Figure 2 shows the changes needed during Agile adoption. Each type of change is discussed in detail below.

Changes needed


Requirement from sponsors


Change in thinking patterns and culture

Encouragement, motivation

Investment in new tools


Sustained support for Agility

Encouragement, motivation and commitment

Figure 2: Agile Adoption Changes

Change in Thinking Patterns and Culture
This is one of the most difficult things to achieve. We, as human beings, resist change and hold on to our old beliefs and thoughts that are close to our heart.

The following thinking/culture changes are necessary for Agile adoption

  • Building trust
  • Getting rid of command and control
  • Improving communication and collaboration

Building Trust
In an Agile training program, a team was discussing about the usage of Post-Its to display project information. A project manager posed this question:

       What should I do if my team members remove post-its without my knowledge?

This is a clear sign of lack of trust within the project team. In this case, the manager was sent to attend Agile training and implement his experiences on project. But, such managers who lack trust—a fundamental value of Agile—will be ineffective in implementing Agile practices. Management should keep observing the teams, identify issues that crop up (they will!), and coach them accordingly. In fact, it is healthy to see lots of issues in this stage - this implies that the system is gearing up for the new philosophy.

The sponsors should encourage an environment for learning for continued Agile adoption. Valtech has taken the following steps in this regard:

    1. Getting help from experts (e.g., Craig Larman spent five months coaching the India team).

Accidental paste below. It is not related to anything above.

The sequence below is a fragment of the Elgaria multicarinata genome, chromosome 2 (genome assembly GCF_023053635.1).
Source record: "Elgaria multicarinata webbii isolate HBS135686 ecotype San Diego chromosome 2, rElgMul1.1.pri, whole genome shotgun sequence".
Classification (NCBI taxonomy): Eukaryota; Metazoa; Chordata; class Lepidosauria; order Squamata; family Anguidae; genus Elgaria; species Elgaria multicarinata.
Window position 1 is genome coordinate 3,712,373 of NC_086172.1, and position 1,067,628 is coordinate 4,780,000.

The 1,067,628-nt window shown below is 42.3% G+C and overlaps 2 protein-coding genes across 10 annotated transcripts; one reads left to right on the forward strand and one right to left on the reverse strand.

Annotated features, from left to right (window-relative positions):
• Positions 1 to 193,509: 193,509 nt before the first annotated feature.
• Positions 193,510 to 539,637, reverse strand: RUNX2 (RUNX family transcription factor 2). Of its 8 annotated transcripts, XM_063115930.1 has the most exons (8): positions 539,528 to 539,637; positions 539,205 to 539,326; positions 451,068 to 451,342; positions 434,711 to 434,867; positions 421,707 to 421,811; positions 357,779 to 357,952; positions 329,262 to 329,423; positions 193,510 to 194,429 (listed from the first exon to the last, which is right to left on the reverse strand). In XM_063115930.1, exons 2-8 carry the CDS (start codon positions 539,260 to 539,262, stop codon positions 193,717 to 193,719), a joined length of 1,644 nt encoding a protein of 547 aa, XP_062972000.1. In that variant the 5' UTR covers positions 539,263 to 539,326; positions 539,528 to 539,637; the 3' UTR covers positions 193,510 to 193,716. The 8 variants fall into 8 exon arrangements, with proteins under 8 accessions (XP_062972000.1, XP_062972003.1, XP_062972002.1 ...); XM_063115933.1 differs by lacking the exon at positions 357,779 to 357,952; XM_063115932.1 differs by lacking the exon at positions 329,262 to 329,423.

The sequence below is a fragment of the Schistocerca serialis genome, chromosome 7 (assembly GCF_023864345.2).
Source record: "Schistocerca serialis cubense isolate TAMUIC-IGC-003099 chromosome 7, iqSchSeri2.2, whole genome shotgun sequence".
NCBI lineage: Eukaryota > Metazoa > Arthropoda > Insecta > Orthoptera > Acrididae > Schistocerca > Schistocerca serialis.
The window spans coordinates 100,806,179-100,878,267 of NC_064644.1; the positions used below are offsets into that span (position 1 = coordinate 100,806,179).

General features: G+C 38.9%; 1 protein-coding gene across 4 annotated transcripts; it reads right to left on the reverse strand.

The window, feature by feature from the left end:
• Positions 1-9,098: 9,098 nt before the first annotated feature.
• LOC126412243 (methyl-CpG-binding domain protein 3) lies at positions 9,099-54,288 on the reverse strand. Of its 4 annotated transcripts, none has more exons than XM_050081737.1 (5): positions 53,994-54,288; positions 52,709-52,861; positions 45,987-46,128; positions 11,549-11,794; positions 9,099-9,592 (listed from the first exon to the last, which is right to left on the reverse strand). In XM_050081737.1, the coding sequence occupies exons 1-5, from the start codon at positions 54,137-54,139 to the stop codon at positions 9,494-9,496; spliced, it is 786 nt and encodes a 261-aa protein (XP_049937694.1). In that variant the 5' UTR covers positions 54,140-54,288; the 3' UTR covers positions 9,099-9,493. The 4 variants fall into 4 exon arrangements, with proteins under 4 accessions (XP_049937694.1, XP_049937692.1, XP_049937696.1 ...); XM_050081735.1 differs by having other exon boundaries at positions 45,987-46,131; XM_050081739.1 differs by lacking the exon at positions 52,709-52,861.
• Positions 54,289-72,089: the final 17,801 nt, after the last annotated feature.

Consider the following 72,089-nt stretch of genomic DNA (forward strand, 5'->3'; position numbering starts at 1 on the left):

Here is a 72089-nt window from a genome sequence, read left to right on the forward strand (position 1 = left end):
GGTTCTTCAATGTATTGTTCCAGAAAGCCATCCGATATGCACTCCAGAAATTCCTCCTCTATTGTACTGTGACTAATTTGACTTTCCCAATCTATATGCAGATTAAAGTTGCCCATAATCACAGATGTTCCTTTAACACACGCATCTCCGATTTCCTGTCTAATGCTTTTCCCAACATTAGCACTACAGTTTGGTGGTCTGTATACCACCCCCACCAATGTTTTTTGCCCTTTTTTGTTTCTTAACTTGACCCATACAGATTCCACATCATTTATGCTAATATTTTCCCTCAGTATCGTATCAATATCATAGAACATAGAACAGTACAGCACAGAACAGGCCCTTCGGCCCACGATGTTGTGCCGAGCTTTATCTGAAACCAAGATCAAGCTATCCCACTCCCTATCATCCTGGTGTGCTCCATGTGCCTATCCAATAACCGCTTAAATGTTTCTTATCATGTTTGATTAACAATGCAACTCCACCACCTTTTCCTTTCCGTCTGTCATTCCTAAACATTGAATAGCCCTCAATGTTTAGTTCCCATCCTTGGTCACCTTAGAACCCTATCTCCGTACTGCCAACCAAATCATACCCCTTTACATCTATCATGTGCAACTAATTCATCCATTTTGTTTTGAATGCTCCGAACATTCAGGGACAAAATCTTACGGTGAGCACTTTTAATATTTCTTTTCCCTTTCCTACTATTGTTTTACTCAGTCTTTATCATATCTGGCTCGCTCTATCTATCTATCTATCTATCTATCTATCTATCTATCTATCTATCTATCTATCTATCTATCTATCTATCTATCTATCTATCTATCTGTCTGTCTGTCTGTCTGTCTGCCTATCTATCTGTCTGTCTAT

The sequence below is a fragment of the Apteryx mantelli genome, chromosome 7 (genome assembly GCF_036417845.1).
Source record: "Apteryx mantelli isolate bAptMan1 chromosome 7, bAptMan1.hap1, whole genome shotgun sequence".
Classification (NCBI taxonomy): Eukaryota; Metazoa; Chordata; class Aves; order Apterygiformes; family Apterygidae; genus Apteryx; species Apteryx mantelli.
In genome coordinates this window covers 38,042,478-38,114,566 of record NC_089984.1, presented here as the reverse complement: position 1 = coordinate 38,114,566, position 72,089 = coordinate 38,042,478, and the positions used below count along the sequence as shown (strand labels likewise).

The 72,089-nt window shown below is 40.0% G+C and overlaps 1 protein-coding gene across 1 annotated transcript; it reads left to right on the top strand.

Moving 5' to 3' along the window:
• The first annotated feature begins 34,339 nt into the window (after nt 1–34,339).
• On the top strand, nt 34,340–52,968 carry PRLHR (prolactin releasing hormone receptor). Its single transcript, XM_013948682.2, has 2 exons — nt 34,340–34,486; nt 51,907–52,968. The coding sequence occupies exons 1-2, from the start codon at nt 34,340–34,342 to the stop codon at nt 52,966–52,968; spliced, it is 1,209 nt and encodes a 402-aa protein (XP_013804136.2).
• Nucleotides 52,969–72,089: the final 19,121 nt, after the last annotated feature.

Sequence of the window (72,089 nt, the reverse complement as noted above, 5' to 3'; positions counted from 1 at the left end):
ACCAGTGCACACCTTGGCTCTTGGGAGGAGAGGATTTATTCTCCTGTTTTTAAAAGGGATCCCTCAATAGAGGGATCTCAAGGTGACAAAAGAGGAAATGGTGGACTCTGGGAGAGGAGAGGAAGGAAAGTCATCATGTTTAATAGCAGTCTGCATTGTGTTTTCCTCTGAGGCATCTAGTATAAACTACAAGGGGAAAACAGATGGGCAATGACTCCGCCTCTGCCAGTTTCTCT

2. Forming an Agile Mentoring team (we have four members at Valtech).
    3. Sponsoring CSM certifications.

The Agile principle quot;Build projects around motivated individuals. Give them the environment and support they need, and trust them to get the job donequot; clearly emphasizes the importance of trust.[i]

Prime Directive and Trust
Here is the "Prime Directive [ii] which is commonly used during retrospective sessions:

Regardless of what we discover, we must understand and truly believe that everyone did the best job he or she could, given what was known at the time, his or her skills and abilities, the resources available, and the situation at hand.

The Prime Directive just redefines what trust is all about.

A team practicing Agile methods might work collaboratively, trusting each other, but if the customer or sponsors don't trust the development team or vice versa, the foundation of Agile becomes weak.

Getting Rid of a Command and Control Culture
A command and control system is created due to fear and lack of trust. Employees in the traditional organizations are quot;controlledquot; through a set of processes. For example, a developer working in a service organization is expected to gather all requirements upfront. The stakeholders create a plan and the developers are expected to stick with the plan and deliver the product as per the deadline. The developers' lives are controlled through a predefined plan written on Gantt charts.

Traditional organizations also create and track various types of metrics. Even though many metrics may be useful, some of them are misused for controlling individuals and teams. Some metrics are also used as a weapon during performance appraisals. (Does this ring a bell to you?)

In a command and control environment: